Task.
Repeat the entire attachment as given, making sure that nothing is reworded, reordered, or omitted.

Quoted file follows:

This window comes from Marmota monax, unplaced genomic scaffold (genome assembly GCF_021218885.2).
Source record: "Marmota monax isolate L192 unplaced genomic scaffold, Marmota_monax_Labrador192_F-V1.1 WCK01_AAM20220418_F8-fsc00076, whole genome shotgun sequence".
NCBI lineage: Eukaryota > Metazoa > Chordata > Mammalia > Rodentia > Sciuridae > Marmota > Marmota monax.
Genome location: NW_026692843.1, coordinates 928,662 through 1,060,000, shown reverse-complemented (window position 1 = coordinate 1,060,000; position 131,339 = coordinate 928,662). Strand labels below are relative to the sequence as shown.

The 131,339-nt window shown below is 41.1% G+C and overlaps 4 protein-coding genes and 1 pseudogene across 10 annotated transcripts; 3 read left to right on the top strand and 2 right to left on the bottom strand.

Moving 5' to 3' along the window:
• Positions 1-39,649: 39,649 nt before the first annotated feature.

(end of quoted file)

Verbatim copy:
This window comes from Marmota monax, unplaced genomic scaffold (genome assembly GCF_021218885.2).
Source record: "Marmota monax isolate L192 unplaced genomic scaffold, Marmota_monax_Labrador192_F-V1.1 WCK01_AAM20220418_F8-fsc00076, whole genome shotgun sequence".
NCBI lineage: Eukaryota > Metazoa > Chordata > Mammalia > Rodentia > Sciuridae > Marmota > Marmota monax.
Genome location: NW_026692843.1, coordinates 928,662 through 1,060,000, shown reverse-complemented (window position 1 = coordinate 1,060,000; position 131,339 = coordinate 928,662). Strand labels below are relative to the sequence as shown.

The 131,339-nt window shown below is 41.1% G+C and overlaps 4 protein-coding genes and 1 pseudogene across 10 annotated transcripts; 3 read left to right on the top strand and 2 right to left on the bottom strand.

Moving 5' to 3' along the window:
• Positions 1-39,649: 39,649 nt before the first annotated feature.